CHANGED NARRATIVE

Uber and Lyft have finally lost a game of political hardball

Obsession
Getting There
Obsession
Getting There

Uber and Lyft spent nearly $9 million on a May 7 special election in Austin, Texas. They offered free rides to the polls, and texted users asking for their support. They pulled out all the stops in a political playbook that has worked in almost every other city in the US.

For once, it wasn’t enough.

Voters in the Texan capital came out against Proposition 1, upholding ride-hailing regulations that the city council passed in December. The rules are stricter than ones that Uber and Lyft face in other jurisdictions: They require drivers for the services to pass fingerprint-based background checks, to identify their cars with company emblems, and to avoid picking up and dropping off passengers in certain lanes.

Though this was one election in one city, it’s hard to overstate the significance of the outcome. Uber and Lyft have never shied from political hardball when it comes to getting their preferred rules on the books, and over the course of 2015, nearly two dozen states passed ride-hailing laws that Uber supported. The companies have come out on top after fraught political battles in Seattle, Las Vegas, New York, and San Antonio, to name just a few.

“Uber, I think decided, they were going to make Austin an example to the nation,” said David Butts, a local political consultant who helped coordinate the campaign against Proposition 1, according to a report in the Austin American-Statesman. “And Austin made Uber an example to the nation.”

Ahead of the vote, both Uber and Lyft had threatened to leave Austin should the proposition fail. Austin mayor Steve Adler invited them to stay despite the election results.

Neither Uber nor Lyft immediately responded to a request for comment.

The nay vote on Proposition 1 is all the more crushing for Uber and Lyft considering the lopsided amount of money they spent in favor of it. The companies invested a combined $8.7 million to support the proposition via their lobbying committee, Ridesharing Works for Austin, an unprecedented sum in Austin local politics. That dwarfed the $132,000 that Proposition 1’s opponents strung together from about 500 individual contributions, according to campaign finance filings.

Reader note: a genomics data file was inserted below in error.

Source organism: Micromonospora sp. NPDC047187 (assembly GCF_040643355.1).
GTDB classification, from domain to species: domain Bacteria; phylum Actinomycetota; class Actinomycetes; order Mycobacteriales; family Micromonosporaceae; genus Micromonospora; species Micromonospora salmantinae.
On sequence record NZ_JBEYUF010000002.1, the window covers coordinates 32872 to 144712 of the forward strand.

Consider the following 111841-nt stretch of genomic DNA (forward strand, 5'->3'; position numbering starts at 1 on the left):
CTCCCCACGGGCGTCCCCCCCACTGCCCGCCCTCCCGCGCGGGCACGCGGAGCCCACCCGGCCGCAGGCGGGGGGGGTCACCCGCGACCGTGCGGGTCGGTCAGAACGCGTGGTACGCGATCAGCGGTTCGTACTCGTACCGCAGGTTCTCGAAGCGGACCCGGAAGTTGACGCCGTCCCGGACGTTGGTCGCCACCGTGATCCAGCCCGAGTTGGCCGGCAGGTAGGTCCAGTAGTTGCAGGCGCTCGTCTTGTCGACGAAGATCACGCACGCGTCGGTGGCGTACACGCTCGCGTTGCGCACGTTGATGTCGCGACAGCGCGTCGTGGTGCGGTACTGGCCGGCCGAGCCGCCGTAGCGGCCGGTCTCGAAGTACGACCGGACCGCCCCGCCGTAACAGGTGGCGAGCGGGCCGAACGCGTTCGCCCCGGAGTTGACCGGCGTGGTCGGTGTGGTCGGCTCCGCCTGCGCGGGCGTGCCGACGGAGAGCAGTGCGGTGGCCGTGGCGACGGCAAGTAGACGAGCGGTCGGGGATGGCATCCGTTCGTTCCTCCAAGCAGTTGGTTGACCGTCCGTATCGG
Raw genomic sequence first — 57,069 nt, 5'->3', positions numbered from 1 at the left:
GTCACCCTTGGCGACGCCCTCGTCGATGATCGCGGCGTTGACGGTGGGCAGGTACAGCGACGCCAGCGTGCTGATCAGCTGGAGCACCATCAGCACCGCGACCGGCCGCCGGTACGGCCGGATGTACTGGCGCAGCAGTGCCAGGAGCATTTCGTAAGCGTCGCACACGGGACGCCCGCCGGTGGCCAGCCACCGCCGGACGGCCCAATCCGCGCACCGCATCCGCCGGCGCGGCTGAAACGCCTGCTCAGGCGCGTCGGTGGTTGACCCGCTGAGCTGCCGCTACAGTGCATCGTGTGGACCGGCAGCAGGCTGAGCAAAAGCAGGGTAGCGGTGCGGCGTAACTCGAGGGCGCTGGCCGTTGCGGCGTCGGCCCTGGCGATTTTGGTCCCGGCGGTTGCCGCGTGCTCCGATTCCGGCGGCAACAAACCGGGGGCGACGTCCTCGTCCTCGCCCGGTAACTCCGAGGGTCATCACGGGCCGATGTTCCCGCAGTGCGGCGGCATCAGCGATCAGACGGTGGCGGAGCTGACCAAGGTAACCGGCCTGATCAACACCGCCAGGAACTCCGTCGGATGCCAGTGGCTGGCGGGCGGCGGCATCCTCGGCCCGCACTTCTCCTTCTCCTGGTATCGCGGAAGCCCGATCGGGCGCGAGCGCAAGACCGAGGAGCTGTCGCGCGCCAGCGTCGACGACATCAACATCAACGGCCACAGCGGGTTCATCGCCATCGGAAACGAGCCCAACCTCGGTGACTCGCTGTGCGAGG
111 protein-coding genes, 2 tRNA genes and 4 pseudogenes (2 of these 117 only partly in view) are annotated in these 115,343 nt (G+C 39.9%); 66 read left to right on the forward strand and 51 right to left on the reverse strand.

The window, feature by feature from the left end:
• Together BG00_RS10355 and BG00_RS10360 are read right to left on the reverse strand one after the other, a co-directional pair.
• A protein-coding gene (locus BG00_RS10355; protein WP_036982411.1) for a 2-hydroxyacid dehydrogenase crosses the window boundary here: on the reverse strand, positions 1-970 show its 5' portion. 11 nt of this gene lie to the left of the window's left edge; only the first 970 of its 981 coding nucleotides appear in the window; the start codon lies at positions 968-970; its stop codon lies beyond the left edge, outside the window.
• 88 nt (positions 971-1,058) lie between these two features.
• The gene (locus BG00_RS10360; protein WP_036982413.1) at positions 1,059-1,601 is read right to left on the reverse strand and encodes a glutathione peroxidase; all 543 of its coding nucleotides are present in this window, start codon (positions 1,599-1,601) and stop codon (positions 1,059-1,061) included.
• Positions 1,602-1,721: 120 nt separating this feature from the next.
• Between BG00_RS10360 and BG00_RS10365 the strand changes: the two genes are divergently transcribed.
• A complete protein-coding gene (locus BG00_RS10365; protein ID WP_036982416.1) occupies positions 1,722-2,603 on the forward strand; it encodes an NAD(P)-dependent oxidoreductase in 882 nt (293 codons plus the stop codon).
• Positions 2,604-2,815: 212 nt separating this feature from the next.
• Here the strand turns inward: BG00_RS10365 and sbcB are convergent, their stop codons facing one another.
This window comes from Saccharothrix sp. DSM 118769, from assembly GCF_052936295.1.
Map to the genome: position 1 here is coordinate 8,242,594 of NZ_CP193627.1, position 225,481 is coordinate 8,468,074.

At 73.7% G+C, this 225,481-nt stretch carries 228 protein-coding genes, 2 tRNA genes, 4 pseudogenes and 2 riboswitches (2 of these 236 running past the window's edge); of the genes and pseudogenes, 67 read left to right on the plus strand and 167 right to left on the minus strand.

Uber and Lyft claim that fingerprint-based background checks make ride-hailing services untenable. It’s unclear whether that’s actually the case. Uber, notably, has operated in Houston, the largest city in Texas, for over a year and a half despite the fact that fingerprinting there is mandatory. Earlier this week, the company threatened to leave Houston if the city’s regulations aren’t overhauled. It pulled out of another Texas city, Corpus Christi, in March after policymakers there adopted fingerprinting requirements for ride-hailing services.

Uber and Lyft have cultivated the impression that their services are indispensable to cities. But Uber in particular has also spun itself as politically unbeatable. It has the money; it has the policy talent; it has the app that makes reaching potential voters as simple as sending a text or push notification to their phones.

“Nearly every time we try to set up shop in a new city, there’s a powerful industry with powerful allies who try to stop progress,” Uber CEO Travis Kalanick remarked on the company’s five-year anniversary last June. “The only reason they haven’t succeeded is because of you. It’s because there’s always a handful of Uber riders and drivers who decide to stand up and speak out and petition City Hall. And then they’re joined by a few more. And then a few more. And pretty soon, an entire community of people is fighting for a new way of doing things that makes their lives a little easier.”

That’s a potent narrative. With the loss in Austin, it’s starting to come undone.

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